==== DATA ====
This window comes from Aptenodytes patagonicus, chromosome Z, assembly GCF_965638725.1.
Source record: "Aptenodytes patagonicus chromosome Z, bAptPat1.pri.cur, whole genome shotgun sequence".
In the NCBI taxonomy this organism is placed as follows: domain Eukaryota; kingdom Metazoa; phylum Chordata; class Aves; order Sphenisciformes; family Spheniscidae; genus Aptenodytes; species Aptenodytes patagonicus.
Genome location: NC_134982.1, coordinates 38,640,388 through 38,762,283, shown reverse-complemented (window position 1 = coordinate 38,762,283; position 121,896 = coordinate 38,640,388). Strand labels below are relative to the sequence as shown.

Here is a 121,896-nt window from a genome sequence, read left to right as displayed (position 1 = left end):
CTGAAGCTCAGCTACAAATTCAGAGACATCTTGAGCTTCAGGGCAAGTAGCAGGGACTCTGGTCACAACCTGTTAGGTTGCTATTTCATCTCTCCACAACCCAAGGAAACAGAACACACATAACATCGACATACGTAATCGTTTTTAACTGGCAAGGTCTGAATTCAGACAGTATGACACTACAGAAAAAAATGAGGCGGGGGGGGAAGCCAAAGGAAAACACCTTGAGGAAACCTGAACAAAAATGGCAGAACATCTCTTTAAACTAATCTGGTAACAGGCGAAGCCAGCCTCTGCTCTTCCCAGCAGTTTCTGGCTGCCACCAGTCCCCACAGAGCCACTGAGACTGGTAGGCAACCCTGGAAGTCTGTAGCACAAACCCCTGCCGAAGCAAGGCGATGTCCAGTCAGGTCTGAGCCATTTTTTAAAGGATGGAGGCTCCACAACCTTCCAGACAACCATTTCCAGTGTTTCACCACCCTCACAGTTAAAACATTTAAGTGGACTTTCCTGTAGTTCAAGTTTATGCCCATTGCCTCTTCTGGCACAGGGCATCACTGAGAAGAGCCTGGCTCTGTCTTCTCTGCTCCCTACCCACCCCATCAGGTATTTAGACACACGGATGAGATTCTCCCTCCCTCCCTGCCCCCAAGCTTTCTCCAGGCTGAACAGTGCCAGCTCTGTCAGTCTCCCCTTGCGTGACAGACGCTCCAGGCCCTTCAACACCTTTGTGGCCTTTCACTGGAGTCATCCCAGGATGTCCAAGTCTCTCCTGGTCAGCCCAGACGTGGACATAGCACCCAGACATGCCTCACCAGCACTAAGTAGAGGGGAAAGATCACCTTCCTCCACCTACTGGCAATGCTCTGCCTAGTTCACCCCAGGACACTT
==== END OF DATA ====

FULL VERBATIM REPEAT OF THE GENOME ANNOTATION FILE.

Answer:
This window comes from Aptenodytes patagonicus, chromosome Z, assembly GCF_965638725.1.
Source record: "Aptenodytes patagonicus chromosome Z, bAptPat1.pri.cur, whole genome shotgun sequence".
In the NCBI taxonomy this organism is placed as follows: domain Eukaryota; kingdom Metazoa; phylum Chordata; class Aves; order Sphenisciformes; family Spheniscidae; genus Aptenodytes; species Aptenodytes patagonicus.
Genome location: NC_134982.1, coordinates 38,640,388 through 38,762,283, shown reverse-complemented (window position 1 = coordinate 38,762,283; position 121,896 = coordinate 38,640,388). Strand labels below are relative to the sequence as shown.

Here is a 121,896-nt window from a genome sequence, read left to right as displayed (position 1 = left end):
CTGAAGCTCAGCTACAAATTCAGAGACATCTTGAGCTTCAGGGCAAGTAGCAGGGACTCTGGTCACAACCTGTTAGGTTGCTATTTCATCTCTCCACAACCCAAGGAAACAGAACACACATAACATCGACATACGTAATCGTTTTTAACTGGCAAGGTCTGAATTCAGACAGTATGACACTACAGAAAAAAATGAGGCGGGGGGGGAAGCCAAAGGAAAACACCTTGAGGAAACCTGAACAAAAATGGCAGAACATCTCTTTAAACTAATCTGGTAACAGGCGAAGCCAGCCTCTGCTCTTCCCAGCAGTTTCTGGCTGCCACCAGTCCCCACAGAGCCACTGAGACTGGTAGGCAACCCTGGAAGTCTGTAGCACAAACCCCTGCCGAAGCAAGGCGATGTCCAGTCAGGTCTGAGCCATTTTTTAAAGGATGGAGGCTCCACAACCTTCCAGACAACCATTTCCAGTGTTTCACCACCCTCACAGTTAAAACATTTAAGTGGACTTTCCTGTAGTTCAAGTTTATGCCCATTGCCTCTTCTGGCACAGGGCATCACTGAGAAGAGCCTGGCTCTGTCTTCTCTGCTCCCTACCCACCCCATCAGGTATTTAGACACACGGATGAGATTCTCCCTCCCTCCCTGCCCCCAAGCTTTCTCCAGGCTGAACAGTGCCAGCTCTGTCAGTCTCCCCTTGCGTGACAGACGCTCCAGGCCCTTCAACACCTTTGTGGCCTTTCACTGGAGTCATCCCAGGATGTCCAAGTCTCTCCTGGTCAGCCCAGACGTGGACATAGCACCCAGACATGCCTCACCAGCACTAAGTAGAGGGGAAAGATCACCTTCCTCCACCTACTGGCAATGCTCTGCCTAGTTCACCCCAGGACACTT